MAC: Mines and Communities

MAC's Spanish editor gives this firsthand account of the First Congress in Defense of Natural Resou

Published by MAC on 2004-10-20

MAC's Spanish editor gives this firsthand account of the First Congress in Defense of Natural Resources, which took place in the city of Jáchal (San Juan, Argentina) on the 9th and 10th of October.

The congress was attended by outstanding speakers and guests, who presented the case for regarding Barrick Gold's mega-projects Veladero and Pascua-Lama as unviable. The following are the conclusions reached by the Congress and a petition to governor José Luis Gioja, signed by all the participants.

Para acceder a una versión en español de este artículo, siga el siguiente link

Jáchal holds its First Congress in Defense of Natural Resources

20th October 2004

Photos credit: Antonio Santos (Autoconvocados de San Juan)

The First Congress in Defense of Natural Resources took place in the city of Jáchal (San Juan, Argentina) on the 9th and 10th of October. It was summoned by Madres Jachaleras Autoconvocadas (the Organized Jachaleros Mothers), with the support of the Chubut Antinuclear Movement (MACH), the National Network for Ecological Action (RENACE), the Organized Neighbours of Esquel, and San Juan Unionist Group,, to make a critical analysis of the present mining regulation, the environmental and social impacts of strip mining, and formulat4 alternative proposals for sustainable development in the region. The congress was attended by outstanding speakers and guests, presenting the case for non-viability of the mega mining projects Veladero, Pascua-Lama and Pachón, which multinational mining companies, abetted by province and national governments, have decided to develop in the San Juan mountain range.

Protest at JachalActivities began on Saturday morning October 9th in the cultural hall Dalmira Rivas de Suizer,. The congress presentation was broadcast in the square, thus allowing the whole city to participate in this event. Alfonso Castro, an agriculturalist, gave participants a warm welcome: "We have met today, on this jachalero ground, to evoke the cultural legacy of our ancestors. Let's not allow fear and indifference to ostracize our town dwellers and turn them into simple spectators. Let's speak up and feel ourselves to be protagonists of our own future."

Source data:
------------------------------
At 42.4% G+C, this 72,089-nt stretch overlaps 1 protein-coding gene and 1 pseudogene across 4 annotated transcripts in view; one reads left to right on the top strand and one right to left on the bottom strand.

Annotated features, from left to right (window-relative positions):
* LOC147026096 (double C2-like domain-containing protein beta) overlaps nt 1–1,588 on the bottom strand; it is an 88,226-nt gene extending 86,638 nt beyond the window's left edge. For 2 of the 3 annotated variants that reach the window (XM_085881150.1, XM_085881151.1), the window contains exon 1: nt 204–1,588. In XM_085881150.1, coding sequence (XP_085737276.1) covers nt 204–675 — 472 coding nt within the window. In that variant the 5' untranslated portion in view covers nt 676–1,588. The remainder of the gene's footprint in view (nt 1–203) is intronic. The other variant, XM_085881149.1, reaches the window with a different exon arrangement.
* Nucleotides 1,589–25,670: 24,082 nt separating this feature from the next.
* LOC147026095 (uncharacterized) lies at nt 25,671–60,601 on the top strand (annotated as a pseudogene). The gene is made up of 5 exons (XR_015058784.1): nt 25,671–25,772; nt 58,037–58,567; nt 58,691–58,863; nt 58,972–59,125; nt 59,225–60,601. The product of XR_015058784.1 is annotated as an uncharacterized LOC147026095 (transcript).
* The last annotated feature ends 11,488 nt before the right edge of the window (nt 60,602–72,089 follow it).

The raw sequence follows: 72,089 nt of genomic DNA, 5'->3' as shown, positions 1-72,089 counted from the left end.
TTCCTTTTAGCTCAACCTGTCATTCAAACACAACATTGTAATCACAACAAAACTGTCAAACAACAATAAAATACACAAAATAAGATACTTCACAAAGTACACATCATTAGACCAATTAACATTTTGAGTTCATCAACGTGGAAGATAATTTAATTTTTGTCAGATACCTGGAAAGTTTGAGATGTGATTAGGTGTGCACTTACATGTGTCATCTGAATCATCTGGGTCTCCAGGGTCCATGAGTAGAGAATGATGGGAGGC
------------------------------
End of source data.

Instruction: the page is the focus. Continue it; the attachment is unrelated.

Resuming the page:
Panels of eperts promoted the debate, and work-commissions were formed by the participants according on the subject of: Exploitation of Renewable and non Renewable Resources, Regulations, Sustainable Development and Environmental Impacts, and Voices from People Affected by Mining. The Town Council was unanimous in approving the gathering and the declaration of departmental interest in the event.

"Foolish Acts"

Biologist Raúl Montenegro, who will be awarded the Right Livelihood Award (well-known as the "alternative Nobel prize") by the Swedish Parliament, declared that the company's environmental impact study, for development of the Veladero project "never should have been approved by the provincial government of San Juan" and that the mining complex "is an environmental nightmare for the province". He added that the government of Jose Luis Gioja "allows these foolish acts based on the supposition that it is possible to control the mine, which is nonsense". He also said that "a gold mine like the one proposed is a gigantic polluting factory". More than 4,000 tons of cyanide will be used annually, for the exploitation of the Veladero Project alone.

Several jachalleros asked Montenegro, as a professor and researcher at Córdoba National University, the Buenos Aires University, Mar del Plata University, San Luis University, and as president of the Environmental Defense Foundation (FUNAM), if he would agree to represent them in a debate with the provincial government and company experts. Montenegro accepted and congratulated the Jachal and San Juan Organized groups for "showing Argentina - as the Esquel community has already done- - that people and sustained development are more important than foreign mining companies, and that at present, the government of San Juan is much more concerned about the economic welfare of a multinational mining company than the health and the environment of its own province".

Javier Rodriguez Pardo, the untiring leader of the Chubut Antinuclear Movement (MACH), asked a number of questions on the mining mega-projects that were proposed along the Andes mountain range. "Close to the Veladero mine is the proposed Pascua-Lama extractive complex, owned by the same multinational. A tunnel of about 5,600 meters will allow them to take minerals across Chile and towards the Pacific, with final destination in the first world. They will be able bring in machines, chemicals ... and whatever they wish. Nowadays this is the real situation which cannot be hidden. In order to have access to the area where the mine is located, we must cross through a military station placed at the bottom of the mountain range, 156km from Veladero and at a height of 2,000 m. This military station prevents neighbours, guides and tourists from crossing, but any employee from Barrick Gold provided with a magnetic card, may do so freely."